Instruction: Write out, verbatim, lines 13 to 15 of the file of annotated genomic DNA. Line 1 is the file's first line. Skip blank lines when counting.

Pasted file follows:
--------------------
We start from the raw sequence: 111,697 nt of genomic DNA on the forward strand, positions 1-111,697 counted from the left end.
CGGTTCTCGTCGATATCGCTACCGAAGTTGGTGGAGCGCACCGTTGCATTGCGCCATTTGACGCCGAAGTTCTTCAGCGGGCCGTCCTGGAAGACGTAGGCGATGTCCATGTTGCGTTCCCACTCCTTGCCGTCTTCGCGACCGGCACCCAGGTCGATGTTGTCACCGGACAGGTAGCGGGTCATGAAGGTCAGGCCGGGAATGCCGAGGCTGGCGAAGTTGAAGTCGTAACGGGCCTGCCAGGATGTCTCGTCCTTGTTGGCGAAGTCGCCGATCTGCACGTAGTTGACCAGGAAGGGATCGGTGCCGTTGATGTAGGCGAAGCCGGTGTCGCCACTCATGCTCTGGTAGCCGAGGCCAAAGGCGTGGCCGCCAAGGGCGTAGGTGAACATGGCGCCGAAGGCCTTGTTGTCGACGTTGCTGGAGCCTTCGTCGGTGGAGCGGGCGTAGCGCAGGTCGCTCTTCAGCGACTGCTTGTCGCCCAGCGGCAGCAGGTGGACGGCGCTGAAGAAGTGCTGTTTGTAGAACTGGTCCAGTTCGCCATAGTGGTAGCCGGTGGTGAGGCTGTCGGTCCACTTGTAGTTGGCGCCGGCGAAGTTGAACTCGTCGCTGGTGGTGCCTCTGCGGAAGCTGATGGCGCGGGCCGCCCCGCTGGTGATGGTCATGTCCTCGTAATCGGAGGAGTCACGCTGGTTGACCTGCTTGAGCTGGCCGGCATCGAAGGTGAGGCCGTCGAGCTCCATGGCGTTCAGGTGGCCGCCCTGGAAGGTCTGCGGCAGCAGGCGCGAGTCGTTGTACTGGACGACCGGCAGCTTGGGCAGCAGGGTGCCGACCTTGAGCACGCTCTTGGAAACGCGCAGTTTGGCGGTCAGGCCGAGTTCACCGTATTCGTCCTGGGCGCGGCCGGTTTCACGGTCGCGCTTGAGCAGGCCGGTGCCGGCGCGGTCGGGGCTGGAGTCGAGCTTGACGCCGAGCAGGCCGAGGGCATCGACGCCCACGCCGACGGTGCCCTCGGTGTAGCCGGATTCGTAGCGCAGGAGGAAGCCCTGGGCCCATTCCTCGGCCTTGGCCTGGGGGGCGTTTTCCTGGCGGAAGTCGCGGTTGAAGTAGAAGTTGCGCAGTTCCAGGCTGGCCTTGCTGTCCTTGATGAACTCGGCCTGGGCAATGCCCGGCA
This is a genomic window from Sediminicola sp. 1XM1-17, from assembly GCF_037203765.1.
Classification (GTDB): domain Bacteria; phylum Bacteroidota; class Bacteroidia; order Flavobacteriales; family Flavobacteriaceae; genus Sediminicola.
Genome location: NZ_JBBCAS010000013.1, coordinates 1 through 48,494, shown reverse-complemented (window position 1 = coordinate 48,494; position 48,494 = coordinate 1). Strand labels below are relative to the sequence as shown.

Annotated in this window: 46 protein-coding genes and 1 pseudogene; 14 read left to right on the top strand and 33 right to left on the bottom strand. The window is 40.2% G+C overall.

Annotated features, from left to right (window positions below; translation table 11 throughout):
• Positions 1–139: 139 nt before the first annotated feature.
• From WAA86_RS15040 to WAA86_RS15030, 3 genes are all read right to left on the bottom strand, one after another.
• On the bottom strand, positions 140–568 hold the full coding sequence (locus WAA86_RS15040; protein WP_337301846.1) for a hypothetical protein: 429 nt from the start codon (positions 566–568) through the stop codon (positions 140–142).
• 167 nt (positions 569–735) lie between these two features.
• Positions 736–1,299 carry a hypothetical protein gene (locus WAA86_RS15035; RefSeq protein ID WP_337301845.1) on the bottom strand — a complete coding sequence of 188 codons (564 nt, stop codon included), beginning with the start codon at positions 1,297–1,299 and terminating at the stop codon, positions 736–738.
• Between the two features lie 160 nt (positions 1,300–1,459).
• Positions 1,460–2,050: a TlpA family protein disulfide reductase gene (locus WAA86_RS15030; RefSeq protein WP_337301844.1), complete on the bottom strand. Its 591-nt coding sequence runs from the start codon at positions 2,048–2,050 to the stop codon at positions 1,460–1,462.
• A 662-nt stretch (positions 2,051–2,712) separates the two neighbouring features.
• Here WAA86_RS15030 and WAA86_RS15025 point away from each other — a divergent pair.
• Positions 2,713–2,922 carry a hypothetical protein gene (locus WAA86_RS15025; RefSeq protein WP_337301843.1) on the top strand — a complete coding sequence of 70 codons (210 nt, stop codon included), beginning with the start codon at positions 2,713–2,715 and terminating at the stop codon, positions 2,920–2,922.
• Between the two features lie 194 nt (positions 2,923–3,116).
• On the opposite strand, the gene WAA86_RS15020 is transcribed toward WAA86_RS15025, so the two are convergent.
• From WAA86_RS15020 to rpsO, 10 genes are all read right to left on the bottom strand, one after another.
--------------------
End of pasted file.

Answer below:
• Between the two features lie 160 nt (positions 1,300–1,459).
• Positions 1,460–2,050: a TlpA family protein disulfide reductase gene (locus WAA86_RS15030; RefSeq protein WP_337301844.1), complete on the bottom strand. Its 591-nt coding sequence runs from the start codon at positions 2,048–2,050 to the stop codon at positions 1,460–1,462.
• A 662-nt stretch (positions 2,051–2,712) separates the two neighbouring features.